With plumes of spray swarming behind, the headlights of another vehicle were coming into view, accompanied by flashing blue lights.
The approaching vehicle was a liveried Volvo V70 T5 in full police specification. Mine was also a Volvo, but was considerably larger and heavier than the police car. As I hit the brakes – at least 100 metres before the V70 – the police car whizzed past my six-metre long, two-and-a-half-tonne hearse.
This was the first time I had driven a hearse, and it was certainly the first time I had experienced one at 100mph. My instructor, sitting alongside me in the front passenger seat, had already confessed that his demonstration lap before I got behind the wheel was the first time he had driven a hearse too.
Peter Cody, special vehicles manager at Volvo, said UK companies buy between 200 and 300 limousines and hearses every year, which accounts for up to 70% of production for Volvo and coachbuilder Nilsson.
The hearse, based on the S80, is priced at £68,000 and uses a 200bhp 2.9-litre engine twinned with a four-speed automatic gearbox. Both the limousine and hearse have beefed up suspension and the gross vehicle weight is 2,680kg and 2,750kg respectively. The limousine is priced at £64,000 and interiors of both vehicles are similar to SE spec S80s.
Volvo's other special vehicles were available for testing, and it must be every schoolboy's dream to drive a police car accompanied by 'blues and twos'. Although the V70 T5 is a familiar sight on Britain's motorways, the Volvo police car range now extends to the V70 XC, the S60 in T5 or D5 guise, petrol and diesel S40 and V40s and the D5 version of the V70.
Cody said that while police forces and ambulance services had been ordering diesel versions of the S40 and V40, there had also been a positive initial response to evaluation of D5 versions of the V70 and S60.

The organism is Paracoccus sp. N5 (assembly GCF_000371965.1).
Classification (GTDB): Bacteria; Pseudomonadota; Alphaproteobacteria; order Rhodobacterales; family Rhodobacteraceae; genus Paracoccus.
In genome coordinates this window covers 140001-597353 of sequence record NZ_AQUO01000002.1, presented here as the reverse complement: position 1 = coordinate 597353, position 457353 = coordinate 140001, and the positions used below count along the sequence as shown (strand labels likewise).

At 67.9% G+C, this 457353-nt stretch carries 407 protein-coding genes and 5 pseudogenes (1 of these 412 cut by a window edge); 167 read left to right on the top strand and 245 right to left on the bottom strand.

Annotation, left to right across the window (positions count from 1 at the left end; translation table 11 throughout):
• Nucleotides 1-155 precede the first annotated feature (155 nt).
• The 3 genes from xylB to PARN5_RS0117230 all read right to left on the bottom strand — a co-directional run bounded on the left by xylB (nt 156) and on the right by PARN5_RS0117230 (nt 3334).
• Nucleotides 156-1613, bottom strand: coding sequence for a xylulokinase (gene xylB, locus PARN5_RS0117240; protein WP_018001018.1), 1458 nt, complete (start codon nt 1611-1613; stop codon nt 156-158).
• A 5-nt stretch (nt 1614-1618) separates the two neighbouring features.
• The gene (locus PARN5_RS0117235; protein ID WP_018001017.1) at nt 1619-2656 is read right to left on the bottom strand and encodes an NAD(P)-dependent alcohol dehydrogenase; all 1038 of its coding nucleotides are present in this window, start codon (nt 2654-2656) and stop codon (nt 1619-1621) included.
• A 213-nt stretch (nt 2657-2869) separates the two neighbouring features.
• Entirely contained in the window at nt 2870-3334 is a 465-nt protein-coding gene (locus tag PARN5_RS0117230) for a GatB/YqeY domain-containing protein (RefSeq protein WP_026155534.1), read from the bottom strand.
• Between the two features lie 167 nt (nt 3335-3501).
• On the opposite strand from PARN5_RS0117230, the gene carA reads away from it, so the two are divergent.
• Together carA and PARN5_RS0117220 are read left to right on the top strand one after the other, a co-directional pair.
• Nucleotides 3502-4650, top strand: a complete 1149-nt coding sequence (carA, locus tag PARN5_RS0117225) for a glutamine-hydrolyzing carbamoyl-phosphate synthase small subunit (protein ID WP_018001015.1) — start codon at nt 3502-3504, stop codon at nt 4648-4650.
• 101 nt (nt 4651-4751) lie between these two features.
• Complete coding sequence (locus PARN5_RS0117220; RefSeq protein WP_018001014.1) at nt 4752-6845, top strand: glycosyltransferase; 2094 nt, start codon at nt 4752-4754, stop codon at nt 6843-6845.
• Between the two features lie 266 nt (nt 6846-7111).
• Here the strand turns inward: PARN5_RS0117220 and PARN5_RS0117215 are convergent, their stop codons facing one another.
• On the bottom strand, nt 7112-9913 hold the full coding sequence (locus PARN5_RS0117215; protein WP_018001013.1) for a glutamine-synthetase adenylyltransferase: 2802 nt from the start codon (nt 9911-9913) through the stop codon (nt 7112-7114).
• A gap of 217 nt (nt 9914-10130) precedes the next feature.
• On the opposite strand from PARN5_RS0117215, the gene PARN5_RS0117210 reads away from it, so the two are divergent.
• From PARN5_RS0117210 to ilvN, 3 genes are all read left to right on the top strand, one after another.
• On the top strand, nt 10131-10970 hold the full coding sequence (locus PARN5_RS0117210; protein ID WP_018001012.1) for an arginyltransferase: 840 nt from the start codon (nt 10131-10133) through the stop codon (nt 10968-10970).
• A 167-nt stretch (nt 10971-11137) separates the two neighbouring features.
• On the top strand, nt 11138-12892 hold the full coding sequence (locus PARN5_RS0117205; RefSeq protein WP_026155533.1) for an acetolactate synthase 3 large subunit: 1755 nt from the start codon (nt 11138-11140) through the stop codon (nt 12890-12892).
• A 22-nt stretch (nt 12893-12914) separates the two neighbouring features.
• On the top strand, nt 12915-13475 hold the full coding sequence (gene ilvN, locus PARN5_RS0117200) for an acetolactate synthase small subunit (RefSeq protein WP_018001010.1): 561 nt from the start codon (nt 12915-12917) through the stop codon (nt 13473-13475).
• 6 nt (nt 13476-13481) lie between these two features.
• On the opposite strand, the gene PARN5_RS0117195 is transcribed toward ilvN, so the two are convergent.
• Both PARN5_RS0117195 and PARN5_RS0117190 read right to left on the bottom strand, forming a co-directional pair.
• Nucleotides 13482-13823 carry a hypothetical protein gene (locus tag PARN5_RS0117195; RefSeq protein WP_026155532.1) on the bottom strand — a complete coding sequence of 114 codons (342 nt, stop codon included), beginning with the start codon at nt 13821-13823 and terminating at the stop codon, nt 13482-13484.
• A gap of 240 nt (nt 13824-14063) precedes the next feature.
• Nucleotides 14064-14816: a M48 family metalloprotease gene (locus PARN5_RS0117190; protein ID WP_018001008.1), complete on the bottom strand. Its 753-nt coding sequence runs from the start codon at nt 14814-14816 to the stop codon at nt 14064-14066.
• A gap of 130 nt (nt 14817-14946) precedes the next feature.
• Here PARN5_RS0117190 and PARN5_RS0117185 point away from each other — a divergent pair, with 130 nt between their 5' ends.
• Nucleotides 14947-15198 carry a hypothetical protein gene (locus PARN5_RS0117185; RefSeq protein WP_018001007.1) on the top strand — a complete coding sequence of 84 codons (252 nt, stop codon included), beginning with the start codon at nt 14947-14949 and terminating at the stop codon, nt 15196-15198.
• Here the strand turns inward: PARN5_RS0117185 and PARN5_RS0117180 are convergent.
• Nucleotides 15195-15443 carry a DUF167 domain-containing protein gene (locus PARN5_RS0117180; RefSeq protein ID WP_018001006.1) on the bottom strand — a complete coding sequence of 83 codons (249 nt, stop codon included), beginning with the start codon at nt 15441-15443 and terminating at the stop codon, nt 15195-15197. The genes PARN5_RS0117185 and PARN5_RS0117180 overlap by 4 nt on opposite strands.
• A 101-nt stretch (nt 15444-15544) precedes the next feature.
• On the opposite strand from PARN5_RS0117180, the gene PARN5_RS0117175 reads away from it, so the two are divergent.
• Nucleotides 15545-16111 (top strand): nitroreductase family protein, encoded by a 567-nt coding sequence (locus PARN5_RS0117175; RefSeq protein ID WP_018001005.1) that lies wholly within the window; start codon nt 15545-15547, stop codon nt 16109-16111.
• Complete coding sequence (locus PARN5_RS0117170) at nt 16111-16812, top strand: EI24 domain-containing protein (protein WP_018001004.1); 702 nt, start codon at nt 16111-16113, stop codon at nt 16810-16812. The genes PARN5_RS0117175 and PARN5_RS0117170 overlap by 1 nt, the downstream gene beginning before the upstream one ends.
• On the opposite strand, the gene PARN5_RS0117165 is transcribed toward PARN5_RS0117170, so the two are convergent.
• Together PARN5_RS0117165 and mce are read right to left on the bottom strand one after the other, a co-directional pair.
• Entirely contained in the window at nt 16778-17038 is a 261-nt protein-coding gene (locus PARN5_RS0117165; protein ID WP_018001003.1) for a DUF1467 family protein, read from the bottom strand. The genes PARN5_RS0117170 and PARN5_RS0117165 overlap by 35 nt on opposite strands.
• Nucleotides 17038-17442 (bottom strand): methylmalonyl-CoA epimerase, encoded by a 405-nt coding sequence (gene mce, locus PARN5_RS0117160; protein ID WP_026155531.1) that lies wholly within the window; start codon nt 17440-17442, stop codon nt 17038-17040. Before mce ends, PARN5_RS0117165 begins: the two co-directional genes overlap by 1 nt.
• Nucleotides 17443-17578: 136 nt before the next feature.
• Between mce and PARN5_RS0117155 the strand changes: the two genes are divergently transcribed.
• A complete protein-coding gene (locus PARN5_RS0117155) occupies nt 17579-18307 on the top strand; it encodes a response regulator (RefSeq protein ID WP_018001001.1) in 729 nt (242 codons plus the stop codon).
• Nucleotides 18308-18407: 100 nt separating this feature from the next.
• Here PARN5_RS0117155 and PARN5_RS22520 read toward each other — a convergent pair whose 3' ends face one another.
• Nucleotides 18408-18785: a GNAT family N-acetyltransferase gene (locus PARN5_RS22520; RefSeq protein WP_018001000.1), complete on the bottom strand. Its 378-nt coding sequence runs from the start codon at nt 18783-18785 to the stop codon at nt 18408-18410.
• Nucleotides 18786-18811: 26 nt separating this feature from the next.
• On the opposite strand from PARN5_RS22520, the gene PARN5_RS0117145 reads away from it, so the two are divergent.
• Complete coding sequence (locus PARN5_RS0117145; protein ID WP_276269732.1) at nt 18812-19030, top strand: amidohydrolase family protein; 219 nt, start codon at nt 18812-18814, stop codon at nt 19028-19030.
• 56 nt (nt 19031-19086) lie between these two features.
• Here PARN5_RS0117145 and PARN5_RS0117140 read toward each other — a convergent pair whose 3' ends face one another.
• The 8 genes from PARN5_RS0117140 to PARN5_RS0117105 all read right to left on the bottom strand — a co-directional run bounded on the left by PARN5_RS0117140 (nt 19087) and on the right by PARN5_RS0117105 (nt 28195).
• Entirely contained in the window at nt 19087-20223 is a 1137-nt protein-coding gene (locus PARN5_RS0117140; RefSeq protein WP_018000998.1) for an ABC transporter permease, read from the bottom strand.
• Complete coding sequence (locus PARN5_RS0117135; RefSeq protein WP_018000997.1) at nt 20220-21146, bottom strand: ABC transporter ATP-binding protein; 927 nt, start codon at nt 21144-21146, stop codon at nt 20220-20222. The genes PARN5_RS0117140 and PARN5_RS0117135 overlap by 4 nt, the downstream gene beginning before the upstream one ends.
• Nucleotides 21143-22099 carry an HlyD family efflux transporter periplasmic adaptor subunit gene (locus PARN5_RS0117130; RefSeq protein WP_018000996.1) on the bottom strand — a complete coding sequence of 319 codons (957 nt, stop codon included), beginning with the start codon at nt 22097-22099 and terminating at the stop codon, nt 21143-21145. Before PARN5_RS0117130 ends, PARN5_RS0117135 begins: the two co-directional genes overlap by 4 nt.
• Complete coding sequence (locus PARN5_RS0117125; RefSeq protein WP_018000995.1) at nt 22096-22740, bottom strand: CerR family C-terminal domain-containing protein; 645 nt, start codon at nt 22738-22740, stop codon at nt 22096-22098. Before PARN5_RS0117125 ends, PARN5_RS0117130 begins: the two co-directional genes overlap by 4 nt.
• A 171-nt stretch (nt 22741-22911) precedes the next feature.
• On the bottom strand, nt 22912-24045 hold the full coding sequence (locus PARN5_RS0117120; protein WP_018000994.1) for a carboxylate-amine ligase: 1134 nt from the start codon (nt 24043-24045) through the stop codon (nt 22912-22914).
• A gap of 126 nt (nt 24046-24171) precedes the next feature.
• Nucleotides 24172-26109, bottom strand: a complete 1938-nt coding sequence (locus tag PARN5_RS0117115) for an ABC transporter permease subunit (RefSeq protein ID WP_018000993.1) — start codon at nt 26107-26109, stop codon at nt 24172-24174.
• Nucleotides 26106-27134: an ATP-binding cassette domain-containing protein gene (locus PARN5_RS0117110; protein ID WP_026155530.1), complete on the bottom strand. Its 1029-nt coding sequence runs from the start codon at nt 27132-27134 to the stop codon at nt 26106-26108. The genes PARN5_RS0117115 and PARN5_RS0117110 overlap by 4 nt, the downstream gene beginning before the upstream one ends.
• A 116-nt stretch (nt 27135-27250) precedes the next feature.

The larger police vehicles have a reinforced chassis, upgraded battery and fuse box for police equipment, preparation for police radio and extra radio suppression measures and a brake wear warning system.
Performance from the 250bhp T5 engine is rapid, and the V70 is relatively easy to handle at high speed.
Volvo's ambulance came to prominence following a feature on Fleet NewsNet in 1998 on the V90 – a stretched version of the 960 converted by Wiman. This has since been replaced by a converted S80 and Cody claims its popularity as an alternative to the traditional van-based ambulance is increasing.
Designed to meet the tough response time targets for serious injury accidents, the S80 ambulance is available in 170bhp or 200bhp petrol versions, with the D5 common rail diesel also now available. The 200bhp version can also be ordered with four-wheel drive.
Volvo and Wiman wanted the patient compartment to be 'as safe as the back seat of a Volvo S80' and the ambulance is the first whole vehicle type- approved ambulance on the market.
Behind the wheel on the test track the rain has stopped, but the road surface is still wet. The ambulance is lively under acceleration, although the firm suspension seems to have been engineered for stability rather than patient comfort.
However, the steering feels more positive than the finger-light steering of a standard S80, and despite being tall it makes a fine effort at containing body roll. As for the patient, there is room for a stretcher and there is also a seat alongside, fitted with a seatbelt. Cody said safety was often a main concern for organisations choosing specialised vehicles and his aim was to ensure customers had the benefit of safety features fitted to Volvo cars.
After my experience in the hearse, I would be hard pressed to think of a safer vehicle in which to transport anyone on their final earthly journey.